In March, Republican gubernatorial candidate Bill Lee, who has made his Christian faith a central theme of his campaign, announced that he will create an Office of Faith-Based and Community Initiatives if he is elected governor. None of his rivals for the Republican nomination have set forward a similar proposal.
President George W. Bush first introduced the notion of integrating “faith-based” initiatives with governmental operations after he was elected in 2000. As those initiatives have evolved over subsequent presidential administrations, and been deployed to various degrees in several state and local governments, a sticky wicket of Constitutional issues and unintended consequences has emerged.
The first is that once such a program is established, all religious groups–Christian, Jewish, Hindu, Muslim, and others–must be given the same opportunity to participate.
The second, and perhaps most troubling, arises when government funding is provided to these faith-based groups to conduct governmental actions and that activity creates the potential for the faith group to proselytize while conducting the government-sanctioned activity.
Lee’s campaign website offers this description of his proposed Office of Faith-Based and Community Initiatives:
The Office of Faith-Based and Community Initiatives will be housed within the Office of the Governor. It will serve as a single resource for our faith-based and community service organizations who wish to be a part of the solution for Tennessee. It will work across every department that serves Tennesseans and enhance the reach of organizations serving people at-risk including areas such as health, education, workforce development, and human services.
This office will serve as single point of contact and liaison for faith-based and community organizations with an established history of service. They will work to identify opportunities for cooperation and coordination between state government and these organizations to help Tennesseans.
The office will be led by a director, who would serve as a liaison across all government agencies within the Executive Branch. The director would report directly to the governor.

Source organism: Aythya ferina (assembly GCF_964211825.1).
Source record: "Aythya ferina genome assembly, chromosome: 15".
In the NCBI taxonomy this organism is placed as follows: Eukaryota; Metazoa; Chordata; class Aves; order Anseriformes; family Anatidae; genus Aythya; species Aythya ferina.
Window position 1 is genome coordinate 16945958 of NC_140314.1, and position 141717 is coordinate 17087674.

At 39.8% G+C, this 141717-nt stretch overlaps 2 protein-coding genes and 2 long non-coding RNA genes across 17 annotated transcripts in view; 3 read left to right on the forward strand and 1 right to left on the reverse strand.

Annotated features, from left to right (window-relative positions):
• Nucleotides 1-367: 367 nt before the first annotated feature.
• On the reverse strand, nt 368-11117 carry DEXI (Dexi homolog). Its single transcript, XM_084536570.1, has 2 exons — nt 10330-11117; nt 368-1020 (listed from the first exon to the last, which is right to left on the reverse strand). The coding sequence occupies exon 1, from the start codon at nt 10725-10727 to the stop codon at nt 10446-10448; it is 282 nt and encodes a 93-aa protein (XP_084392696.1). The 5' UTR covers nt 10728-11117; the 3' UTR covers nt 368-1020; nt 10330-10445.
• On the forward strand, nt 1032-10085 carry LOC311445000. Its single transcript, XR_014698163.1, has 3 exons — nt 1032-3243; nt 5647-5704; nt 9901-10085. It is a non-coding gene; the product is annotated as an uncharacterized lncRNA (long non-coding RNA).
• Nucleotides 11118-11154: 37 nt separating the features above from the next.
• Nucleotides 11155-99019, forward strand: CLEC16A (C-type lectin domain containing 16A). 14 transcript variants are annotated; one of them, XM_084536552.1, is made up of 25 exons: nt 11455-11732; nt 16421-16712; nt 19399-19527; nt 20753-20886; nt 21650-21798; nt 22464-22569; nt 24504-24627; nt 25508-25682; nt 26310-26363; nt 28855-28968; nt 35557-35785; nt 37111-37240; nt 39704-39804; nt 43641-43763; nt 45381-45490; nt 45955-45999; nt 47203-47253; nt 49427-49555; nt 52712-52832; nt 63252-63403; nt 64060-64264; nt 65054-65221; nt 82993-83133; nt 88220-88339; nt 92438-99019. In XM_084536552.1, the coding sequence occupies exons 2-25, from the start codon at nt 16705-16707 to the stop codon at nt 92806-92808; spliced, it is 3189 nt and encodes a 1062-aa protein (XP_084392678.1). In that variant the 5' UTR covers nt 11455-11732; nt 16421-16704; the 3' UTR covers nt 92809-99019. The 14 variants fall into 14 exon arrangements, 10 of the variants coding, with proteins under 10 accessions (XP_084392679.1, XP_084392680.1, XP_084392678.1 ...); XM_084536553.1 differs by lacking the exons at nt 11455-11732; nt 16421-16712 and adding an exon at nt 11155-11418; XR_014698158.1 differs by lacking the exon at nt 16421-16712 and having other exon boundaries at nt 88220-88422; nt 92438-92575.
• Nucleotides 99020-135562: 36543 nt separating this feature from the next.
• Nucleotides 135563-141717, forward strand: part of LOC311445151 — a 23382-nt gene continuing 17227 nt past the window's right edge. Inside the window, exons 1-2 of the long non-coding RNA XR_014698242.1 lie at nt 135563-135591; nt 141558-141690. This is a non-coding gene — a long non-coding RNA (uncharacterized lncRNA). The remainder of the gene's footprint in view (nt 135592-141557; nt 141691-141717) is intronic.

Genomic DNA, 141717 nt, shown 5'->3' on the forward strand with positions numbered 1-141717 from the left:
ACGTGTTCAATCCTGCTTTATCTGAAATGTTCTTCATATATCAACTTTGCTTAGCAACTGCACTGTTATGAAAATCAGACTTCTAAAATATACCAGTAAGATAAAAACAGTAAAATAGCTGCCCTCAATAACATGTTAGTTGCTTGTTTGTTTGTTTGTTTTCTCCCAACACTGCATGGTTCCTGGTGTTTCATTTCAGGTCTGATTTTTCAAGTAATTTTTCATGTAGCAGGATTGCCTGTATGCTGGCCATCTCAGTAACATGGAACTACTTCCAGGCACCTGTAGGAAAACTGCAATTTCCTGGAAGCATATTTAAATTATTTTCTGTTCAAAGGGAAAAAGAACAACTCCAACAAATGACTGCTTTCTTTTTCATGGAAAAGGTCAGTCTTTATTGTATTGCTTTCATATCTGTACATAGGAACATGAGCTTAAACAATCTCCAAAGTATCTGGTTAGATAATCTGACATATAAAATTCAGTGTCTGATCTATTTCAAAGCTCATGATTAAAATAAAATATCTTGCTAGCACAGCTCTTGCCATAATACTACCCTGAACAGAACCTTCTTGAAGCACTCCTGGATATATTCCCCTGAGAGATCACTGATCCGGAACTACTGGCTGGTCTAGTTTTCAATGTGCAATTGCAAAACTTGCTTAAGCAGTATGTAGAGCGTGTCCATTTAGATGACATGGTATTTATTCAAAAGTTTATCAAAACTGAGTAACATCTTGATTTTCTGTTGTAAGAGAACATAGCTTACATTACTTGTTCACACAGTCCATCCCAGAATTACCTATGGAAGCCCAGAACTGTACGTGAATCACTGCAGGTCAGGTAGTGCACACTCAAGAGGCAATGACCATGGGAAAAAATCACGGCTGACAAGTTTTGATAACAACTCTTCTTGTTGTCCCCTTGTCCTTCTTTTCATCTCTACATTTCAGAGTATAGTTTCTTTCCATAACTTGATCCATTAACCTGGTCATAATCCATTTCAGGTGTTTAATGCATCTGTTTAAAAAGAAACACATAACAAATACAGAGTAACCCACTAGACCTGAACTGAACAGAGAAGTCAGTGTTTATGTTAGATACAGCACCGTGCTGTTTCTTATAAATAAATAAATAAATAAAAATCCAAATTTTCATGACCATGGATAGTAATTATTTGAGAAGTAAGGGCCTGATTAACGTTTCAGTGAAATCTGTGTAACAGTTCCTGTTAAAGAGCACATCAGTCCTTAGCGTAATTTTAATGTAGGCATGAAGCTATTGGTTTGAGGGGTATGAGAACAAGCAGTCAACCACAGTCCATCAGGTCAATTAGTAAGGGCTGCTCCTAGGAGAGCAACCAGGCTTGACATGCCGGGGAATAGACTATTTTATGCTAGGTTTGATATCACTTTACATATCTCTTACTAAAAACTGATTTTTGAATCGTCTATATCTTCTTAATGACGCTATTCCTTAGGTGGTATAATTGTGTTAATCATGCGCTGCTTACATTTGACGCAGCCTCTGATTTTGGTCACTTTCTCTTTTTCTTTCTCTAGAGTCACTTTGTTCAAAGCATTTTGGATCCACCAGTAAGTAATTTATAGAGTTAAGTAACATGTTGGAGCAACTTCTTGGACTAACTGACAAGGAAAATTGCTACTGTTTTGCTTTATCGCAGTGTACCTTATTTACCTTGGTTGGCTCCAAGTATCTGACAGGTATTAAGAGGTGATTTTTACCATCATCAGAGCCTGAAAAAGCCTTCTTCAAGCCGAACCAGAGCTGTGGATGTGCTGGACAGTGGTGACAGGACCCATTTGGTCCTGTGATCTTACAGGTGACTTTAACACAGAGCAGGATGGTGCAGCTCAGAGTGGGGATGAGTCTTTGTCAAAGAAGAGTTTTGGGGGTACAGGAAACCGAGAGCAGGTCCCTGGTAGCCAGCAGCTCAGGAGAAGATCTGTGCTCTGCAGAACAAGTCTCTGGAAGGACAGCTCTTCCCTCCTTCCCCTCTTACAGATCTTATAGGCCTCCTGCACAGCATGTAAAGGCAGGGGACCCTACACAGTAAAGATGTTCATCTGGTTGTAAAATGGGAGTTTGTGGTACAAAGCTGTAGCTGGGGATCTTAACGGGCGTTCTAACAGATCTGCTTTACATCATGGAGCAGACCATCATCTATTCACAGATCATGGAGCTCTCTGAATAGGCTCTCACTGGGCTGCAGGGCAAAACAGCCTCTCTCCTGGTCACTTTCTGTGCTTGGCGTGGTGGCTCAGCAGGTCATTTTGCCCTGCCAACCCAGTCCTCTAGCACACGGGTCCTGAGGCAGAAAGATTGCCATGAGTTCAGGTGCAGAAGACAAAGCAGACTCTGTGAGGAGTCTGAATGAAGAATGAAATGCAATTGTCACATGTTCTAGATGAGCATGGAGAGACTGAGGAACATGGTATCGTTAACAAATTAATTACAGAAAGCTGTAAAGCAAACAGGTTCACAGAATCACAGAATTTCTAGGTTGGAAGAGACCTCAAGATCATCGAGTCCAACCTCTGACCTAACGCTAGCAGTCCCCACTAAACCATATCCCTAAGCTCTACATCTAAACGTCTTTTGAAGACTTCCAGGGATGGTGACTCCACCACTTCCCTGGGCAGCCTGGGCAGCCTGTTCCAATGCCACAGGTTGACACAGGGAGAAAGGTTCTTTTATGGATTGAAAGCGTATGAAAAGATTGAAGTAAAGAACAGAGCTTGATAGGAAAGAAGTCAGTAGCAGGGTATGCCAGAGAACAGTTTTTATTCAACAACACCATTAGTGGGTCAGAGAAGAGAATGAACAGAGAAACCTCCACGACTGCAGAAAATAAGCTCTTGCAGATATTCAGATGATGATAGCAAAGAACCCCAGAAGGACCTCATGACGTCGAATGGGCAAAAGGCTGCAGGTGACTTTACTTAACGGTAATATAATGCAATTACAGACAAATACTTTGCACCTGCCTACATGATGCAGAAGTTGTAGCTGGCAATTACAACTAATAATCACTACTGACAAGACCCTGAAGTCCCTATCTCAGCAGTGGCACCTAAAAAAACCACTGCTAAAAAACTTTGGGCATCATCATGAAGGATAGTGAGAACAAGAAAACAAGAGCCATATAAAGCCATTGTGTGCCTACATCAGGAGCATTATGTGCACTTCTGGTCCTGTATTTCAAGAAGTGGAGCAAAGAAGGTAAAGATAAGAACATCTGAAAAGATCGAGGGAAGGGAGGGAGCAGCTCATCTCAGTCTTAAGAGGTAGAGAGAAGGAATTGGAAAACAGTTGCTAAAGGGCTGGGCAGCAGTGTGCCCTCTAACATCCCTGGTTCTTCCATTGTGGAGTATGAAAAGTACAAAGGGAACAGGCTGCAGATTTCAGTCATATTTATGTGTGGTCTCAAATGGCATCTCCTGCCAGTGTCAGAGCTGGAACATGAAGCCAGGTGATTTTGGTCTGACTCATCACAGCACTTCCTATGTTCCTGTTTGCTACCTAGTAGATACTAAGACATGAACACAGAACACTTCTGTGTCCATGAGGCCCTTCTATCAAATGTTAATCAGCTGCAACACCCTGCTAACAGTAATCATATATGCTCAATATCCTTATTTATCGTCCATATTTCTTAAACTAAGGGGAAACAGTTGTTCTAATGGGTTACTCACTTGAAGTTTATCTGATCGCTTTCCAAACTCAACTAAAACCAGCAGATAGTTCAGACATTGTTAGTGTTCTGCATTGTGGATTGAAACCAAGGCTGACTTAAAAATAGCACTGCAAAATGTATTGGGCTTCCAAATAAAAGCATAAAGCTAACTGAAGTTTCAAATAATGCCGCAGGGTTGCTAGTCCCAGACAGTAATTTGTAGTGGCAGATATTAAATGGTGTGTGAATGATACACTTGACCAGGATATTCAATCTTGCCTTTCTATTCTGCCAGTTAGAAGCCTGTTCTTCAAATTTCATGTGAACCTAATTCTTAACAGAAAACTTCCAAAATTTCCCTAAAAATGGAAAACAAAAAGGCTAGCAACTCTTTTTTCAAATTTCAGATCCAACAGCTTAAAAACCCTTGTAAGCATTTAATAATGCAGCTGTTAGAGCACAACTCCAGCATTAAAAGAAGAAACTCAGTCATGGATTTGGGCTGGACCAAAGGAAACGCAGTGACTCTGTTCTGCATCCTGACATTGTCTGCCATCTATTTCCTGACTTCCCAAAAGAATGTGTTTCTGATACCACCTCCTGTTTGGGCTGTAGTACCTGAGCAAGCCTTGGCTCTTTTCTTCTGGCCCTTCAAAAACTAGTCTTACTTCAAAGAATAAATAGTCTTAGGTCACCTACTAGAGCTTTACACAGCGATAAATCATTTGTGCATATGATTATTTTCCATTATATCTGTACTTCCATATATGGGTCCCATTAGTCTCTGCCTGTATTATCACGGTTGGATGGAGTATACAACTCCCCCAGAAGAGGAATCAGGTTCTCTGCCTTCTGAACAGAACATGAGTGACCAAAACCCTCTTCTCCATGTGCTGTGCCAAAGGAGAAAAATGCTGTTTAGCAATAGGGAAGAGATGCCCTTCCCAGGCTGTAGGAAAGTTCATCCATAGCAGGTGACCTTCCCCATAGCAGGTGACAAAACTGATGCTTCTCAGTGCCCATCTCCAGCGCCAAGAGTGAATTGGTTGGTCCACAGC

Currently, there is a small faith-based office within the Department of Health that focuses solely on faith-based health initiatives. Bill Lee’s plan would increase coordination and work with community, nonprofit and faith leaders to raise awareness of potential government funds and partnership opportunities. (emphasis added)
“As conservatives, we know that government is not the answer. Too often, our leaders work to create government-first solutions to address many of the challenges we face. This comes at the expense of many fantastic organizations that are already doing the work and are looking for willing partners, not taxpayer-funded competitors,” Lee said in the statement describing the proposal on his campaign website.
“People of faith have been called to serve. Faith and community leaders are constantly innovating, and they are often the ones on the front lines battling addiction and improving education. As I continue to travel across this state, I know that engaging them even more will lead to better results. The more we engage with community leaders, the more government recedes,” he added.
The ideas behind the formation of this office began earlier this year when Lee announced in February that he was working with his own in-house faith-based coalition of “over 25 community leaders from across Tennessee” who, according to the campaign’s press release “will advise Lee on how to best engage and recruit faith and community-based organizations to help solve some of the state’s most pressing problems.” (emphasis added)